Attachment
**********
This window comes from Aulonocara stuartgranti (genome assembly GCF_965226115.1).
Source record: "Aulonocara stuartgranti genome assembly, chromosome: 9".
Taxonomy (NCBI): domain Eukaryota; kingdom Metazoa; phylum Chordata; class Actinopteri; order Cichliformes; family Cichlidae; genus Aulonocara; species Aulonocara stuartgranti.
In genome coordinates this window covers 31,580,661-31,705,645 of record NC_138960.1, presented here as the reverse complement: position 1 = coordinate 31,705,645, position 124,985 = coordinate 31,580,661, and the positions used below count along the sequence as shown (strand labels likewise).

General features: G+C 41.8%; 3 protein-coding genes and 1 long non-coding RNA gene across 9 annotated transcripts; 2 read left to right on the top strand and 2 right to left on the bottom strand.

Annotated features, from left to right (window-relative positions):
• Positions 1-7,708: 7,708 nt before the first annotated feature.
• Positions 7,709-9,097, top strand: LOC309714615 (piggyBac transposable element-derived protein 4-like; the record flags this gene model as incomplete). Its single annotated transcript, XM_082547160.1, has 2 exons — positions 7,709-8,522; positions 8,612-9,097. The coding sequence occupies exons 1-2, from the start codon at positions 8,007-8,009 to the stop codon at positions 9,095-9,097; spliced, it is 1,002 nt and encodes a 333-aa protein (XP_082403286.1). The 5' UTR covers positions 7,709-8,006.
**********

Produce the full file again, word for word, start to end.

This window comes from Aulonocara stuartgranti (genome assembly GCF_965226115.1).
Source record: "Aulonocara stuartgranti genome assembly, chromosome: 9".
Taxonomy (NCBI): domain Eukaryota; kingdom Metazoa; phylum Chordata; class Actinopteri; order Cichliformes; family Cichlidae; genus Aulonocara; species Aulonocara stuartgranti.
In genome coordinates this window covers 31,580,661-31,705,645 of record NC_138960.1, presented here as the reverse complement: position 1 = coordinate 31,705,645, position 124,985 = coordinate 31,580,661, and the positions used below count along the sequence as shown (strand labels likewise).

General features: G+C 41.8%; 3 protein-coding genes and 1 long non-coding RNA gene across 9 annotated transcripts; 2 read left to right on the top strand and 2 right to left on the bottom strand.

Annotated features, from left to right (window-relative positions):
• Positions 1-7,708: 7,708 nt before the first annotated feature.
• Positions 7,709-9,097, top strand: LOC309714615 (piggyBac transposable element-derived protein 4-like; the record flags this gene model as incomplete). Its single annotated transcript, XM_082547160.1, has 2 exons — positions 7,709-8,522; positions 8,612-9,097. The coding sequence occupies exons 1-2, from the start codon at positions 8,007-8,009 to the stop codon at positions 9,095-9,097; spliced, it is 1,002 nt and encodes a 333-aa protein (XP_082403286.1). The 5' UTR covers positions 7,709-8,006.